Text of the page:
100 years of solitude turned into 12 years of blood-bound companionship and hard-gained trust. A limitless dry horizon where exoticism never arrived, colour never came through the tail of a rainbow, and water is more precious than gold. Doña Maria and her Dreams, the iconic book and travel series from photographer Horst Friedrichs, which led him to win the Lead Gold Award – the most prestigious in photography – was born under the spell of real adventure and the doom and gloom of hard logistics in a Venezuela slowly disappearing into the oblivion of oil and politics, and frightfully gaining a reputation as a test tube for theory and practice gone wrong. Starting in the country’s northwest Lara State and moving in the same direction to the region of Falcón, Horst spent twelve years meeting the same families for similar periods of time each year, paying a much anticipated visit and looking for shade and smiles under the tiny rooftops which had stood time and temper, and the odd storm or two.
No pirate ships
But why would anyone want to travel thousands of miles to photograph a barren, forgotten land where there were no pirate ships, no wars, no famine, no drama, and apparently no news? Why would anyone want to see places where time had stood still like a clever lizard waiting for its prey, or meet old blind potters, wrinkled and sun-toasted chair makers, wary stone cutters? Why would anyone choose black crows over shiny parrots?
The series covers the routines and trials of daily life in the barren lands of the Venezuelan «desert», a frontier place where magic has taken over from rule books and institutional laws, and where windswept villages are silent but respectful witnesses of the rituals and traditions of small communities who learned fast and early to take care of themselves.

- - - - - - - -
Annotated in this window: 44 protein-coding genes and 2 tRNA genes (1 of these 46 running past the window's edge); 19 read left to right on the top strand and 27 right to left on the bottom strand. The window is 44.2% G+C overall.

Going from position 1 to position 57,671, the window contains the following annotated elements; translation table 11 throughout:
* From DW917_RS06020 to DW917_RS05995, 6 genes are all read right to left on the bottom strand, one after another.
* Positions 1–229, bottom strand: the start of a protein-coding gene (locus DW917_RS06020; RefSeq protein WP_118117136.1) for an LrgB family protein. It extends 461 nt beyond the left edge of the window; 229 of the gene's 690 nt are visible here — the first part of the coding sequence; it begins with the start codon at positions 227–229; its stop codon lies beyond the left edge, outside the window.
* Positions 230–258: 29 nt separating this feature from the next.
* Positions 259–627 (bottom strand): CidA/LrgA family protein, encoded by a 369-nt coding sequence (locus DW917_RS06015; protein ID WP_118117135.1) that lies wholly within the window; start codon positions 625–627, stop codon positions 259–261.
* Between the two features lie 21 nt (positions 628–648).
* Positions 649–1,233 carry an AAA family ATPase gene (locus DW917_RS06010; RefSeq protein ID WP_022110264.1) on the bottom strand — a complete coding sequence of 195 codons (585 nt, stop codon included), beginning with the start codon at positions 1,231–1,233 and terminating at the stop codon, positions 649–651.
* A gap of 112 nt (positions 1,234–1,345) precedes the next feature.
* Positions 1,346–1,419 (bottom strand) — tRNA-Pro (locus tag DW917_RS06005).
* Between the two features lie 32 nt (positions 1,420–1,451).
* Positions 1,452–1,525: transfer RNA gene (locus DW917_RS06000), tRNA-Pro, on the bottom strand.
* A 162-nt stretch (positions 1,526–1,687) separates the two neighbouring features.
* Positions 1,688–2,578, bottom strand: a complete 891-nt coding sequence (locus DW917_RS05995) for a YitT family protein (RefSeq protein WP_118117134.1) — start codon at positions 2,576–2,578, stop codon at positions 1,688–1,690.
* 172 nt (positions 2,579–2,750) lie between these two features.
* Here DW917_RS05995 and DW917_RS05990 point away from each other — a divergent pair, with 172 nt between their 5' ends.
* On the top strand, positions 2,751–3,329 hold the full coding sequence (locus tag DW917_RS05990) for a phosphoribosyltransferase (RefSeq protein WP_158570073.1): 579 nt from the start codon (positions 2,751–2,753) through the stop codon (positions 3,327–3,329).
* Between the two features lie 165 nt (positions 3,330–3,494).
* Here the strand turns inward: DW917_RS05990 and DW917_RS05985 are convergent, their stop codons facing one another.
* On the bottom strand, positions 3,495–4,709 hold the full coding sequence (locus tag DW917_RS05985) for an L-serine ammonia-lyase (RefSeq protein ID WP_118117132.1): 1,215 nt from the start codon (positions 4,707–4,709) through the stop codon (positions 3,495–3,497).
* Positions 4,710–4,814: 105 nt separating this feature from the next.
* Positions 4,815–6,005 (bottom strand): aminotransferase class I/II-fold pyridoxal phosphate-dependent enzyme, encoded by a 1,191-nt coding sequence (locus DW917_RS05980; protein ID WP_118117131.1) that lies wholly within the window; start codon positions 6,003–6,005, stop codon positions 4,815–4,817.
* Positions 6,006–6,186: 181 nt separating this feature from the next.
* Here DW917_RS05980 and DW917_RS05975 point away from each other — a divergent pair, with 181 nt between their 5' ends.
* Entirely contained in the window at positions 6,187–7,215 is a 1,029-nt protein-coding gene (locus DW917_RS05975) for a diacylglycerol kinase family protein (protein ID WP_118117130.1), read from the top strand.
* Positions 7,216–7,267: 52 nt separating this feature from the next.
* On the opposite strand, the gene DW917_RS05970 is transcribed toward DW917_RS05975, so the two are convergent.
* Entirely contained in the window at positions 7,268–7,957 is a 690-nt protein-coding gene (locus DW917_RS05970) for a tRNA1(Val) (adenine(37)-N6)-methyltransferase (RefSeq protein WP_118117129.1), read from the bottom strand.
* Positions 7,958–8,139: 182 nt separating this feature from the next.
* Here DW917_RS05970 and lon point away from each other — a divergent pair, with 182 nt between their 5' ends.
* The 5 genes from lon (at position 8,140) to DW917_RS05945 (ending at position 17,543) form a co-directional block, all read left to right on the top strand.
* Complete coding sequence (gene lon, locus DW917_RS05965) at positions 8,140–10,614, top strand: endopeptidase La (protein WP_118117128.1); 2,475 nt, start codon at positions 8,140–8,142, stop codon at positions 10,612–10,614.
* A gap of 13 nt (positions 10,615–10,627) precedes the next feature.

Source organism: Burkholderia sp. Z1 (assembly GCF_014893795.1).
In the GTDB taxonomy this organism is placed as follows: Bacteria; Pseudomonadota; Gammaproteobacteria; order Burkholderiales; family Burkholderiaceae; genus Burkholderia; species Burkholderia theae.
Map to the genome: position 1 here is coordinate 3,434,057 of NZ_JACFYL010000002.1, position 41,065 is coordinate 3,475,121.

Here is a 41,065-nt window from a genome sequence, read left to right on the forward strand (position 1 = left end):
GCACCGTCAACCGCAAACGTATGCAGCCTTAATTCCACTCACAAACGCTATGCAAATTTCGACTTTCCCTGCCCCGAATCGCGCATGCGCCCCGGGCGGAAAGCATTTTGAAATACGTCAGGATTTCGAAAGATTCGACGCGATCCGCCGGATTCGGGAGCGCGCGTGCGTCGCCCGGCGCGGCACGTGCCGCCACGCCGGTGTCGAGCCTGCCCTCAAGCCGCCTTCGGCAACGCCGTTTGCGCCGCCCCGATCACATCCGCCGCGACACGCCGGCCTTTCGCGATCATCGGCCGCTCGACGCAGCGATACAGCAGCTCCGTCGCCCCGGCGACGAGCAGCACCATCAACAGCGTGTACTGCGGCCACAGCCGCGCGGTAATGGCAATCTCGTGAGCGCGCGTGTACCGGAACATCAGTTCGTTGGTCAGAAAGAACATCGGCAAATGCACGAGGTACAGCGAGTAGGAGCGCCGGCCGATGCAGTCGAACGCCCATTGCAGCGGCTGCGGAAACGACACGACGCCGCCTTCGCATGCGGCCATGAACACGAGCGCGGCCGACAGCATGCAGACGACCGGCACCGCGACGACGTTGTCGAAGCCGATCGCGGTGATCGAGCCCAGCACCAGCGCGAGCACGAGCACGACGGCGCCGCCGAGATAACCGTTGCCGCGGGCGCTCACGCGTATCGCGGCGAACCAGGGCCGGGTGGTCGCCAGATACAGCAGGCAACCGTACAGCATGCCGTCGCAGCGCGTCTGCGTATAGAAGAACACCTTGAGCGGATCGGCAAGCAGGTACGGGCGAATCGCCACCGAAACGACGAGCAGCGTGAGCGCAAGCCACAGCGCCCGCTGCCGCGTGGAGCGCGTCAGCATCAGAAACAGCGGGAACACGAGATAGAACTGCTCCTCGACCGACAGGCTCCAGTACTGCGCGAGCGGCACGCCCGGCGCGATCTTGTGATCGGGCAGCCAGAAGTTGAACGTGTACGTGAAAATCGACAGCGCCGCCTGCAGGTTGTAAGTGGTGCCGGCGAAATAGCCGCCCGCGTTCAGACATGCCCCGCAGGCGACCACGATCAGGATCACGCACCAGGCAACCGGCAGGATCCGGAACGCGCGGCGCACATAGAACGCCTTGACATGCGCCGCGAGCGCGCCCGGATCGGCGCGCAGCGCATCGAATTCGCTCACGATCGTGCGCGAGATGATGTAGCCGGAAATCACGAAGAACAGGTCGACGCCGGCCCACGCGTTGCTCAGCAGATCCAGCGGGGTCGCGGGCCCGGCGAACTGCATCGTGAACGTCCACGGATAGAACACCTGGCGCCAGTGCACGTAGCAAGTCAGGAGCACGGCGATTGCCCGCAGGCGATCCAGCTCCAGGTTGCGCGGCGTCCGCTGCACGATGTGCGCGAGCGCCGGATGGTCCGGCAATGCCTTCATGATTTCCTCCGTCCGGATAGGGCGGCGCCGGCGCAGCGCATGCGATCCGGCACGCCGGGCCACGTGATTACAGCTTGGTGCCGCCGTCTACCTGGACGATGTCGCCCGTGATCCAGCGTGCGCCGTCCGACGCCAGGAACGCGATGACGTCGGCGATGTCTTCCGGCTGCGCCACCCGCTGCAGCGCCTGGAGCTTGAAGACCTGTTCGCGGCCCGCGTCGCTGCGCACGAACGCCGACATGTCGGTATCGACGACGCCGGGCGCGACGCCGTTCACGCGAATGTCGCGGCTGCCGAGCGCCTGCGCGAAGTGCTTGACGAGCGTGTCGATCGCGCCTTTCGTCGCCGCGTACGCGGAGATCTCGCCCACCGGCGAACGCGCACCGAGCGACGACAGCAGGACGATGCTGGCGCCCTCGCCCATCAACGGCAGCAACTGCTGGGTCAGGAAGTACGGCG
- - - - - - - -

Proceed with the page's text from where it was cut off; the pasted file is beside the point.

It might be a harsh place where children never heard of Gulliver’s Travels or Robinson Crusoe, and where stray dogs would make a feast of Lilliput’s inhabitants, but where freedom and fantasy run through the veins and dried-up riverbeds.
barren and abandoned as it is, this is a place of survival and sacrifice
Yet, barren and abandoned as it is, this is a place of survival and sacrifice, where luck and chance play no game, and where the daily routines of each family easily emulate decades of oral tradition, stories whispered through open doors and windows where old faces peek as ancient shadows. Faces like the rough but protective bark of trees, scarred by heat and silent defiance of the elements. Characters like Señor Aranguren who had the flair of a distinguished English lord but whose chickens were more precious than all Savile Row suits.
Or 114-year-old (if records existed) Doña Ruperta, whose endless stories about her many children and grandchildren never ceased to amuse and amaze, and which could have filled hundreds of pages . . .
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